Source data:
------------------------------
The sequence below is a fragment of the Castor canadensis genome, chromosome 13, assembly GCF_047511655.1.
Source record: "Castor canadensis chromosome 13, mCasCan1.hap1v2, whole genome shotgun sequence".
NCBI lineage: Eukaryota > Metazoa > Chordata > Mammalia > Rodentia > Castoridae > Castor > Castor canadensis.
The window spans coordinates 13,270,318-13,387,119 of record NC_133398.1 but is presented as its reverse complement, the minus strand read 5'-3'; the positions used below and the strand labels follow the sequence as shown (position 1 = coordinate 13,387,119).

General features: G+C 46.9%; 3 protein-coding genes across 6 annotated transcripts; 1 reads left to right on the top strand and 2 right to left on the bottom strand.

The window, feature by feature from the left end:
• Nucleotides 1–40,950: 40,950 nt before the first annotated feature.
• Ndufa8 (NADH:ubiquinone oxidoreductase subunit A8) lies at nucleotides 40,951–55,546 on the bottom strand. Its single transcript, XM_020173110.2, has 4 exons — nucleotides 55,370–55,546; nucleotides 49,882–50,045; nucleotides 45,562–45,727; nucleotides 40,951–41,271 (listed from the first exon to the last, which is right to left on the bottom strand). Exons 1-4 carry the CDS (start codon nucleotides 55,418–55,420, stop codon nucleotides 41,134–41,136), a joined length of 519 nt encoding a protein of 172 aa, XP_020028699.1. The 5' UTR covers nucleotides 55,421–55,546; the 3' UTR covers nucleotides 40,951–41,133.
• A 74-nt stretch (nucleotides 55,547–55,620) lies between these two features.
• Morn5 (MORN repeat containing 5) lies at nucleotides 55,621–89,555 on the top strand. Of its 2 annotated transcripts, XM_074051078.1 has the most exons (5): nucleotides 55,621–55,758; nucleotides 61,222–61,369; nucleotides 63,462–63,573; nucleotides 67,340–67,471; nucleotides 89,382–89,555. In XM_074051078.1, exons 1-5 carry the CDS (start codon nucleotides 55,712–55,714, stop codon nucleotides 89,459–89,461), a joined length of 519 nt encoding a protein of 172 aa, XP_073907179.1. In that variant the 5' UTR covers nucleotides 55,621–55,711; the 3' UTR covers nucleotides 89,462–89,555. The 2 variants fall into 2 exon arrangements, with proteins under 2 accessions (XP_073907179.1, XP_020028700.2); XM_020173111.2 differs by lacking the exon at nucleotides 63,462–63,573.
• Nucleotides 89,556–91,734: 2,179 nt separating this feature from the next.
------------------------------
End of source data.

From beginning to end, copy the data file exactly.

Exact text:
The sequence below is a fragment of the Castor canadensis genome, chromosome 13, assembly GCF_047511655.1.
Source record: "Castor canadensis chromosome 13, mCasCan1.hap1v2, whole genome shotgun sequence".
NCBI lineage: Eukaryota > Metazoa > Chordata > Mammalia > Rodentia > Castoridae > Castor > Castor canadensis.
The window spans coordinates 13,270,318-13,387,119 of record NC_133398.1 but is presented as its reverse complement, the minus strand read 5'-3'; the positions used below and the strand labels follow the sequence as shown (position 1 = coordinate 13,387,119).

General features: G+C 46.9%; 3 protein-coding genes across 6 annotated transcripts; 1 reads left to right on the top strand and 2 right to left on the bottom strand.

The window, feature by feature from the left end:
• Nucleotides 1–40,950: 40,950 nt before the first annotated feature.
• Ndufa8 (NADH:ubiquinone oxidoreductase subunit A8) lies at nucleotides 40,951–55,546 on the bottom strand. Its single transcript, XM_020173110.2, has 4 exons — nucleotides 55,370–55,546; nucleotides 49,882–50,045; nucleotides 45,562–45,727; nucleotides 40,951–41,271 (listed from the first exon to the last, which is right to left on the bottom strand). Exons 1-4 carry the CDS (start codon nucleotides 55,418–55,420, stop codon nucleotides 41,134–41,136), a joined length of 519 nt encoding a protein of 172 aa, XP_020028699.1. The 5' UTR covers nucleotides 55,421–55,546; the 3' UTR covers nucleotides 40,951–41,133.
• A 74-nt stretch (nucleotides 55,547–55,620) lies between these two features.
• Morn5 (MORN repeat containing 5) lies at nucleotides 55,621–89,555 on the top strand. Of its 2 annotated transcripts, XM_074051078.1 has the most exons (5): nucleotides 55,621–55,758; nucleotides 61,222–61,369; nucleotides 63,462–63,573; nucleotides 67,340–67,471; nucleotides 89,382–89,555. In XM_074051078.1, exons 1-5 carry the CDS (start codon nucleotides 55,712–55,714, stop codon nucleotides 89,459–89,461), a joined length of 519 nt encoding a protein of 172 aa, XP_073907179.1. In that variant the 5' UTR covers nucleotides 55,621–55,711; the 3' UTR covers nucleotides 89,462–89,555. The 2 variants fall into 2 exon arrangements, with proteins under 2 accessions (XP_073907179.1, XP_020028700.2); XM_020173111.2 differs by lacking the exon at nucleotides 63,462–63,573.
• Nucleotides 89,556–91,734: 2,179 nt separating this feature from the next.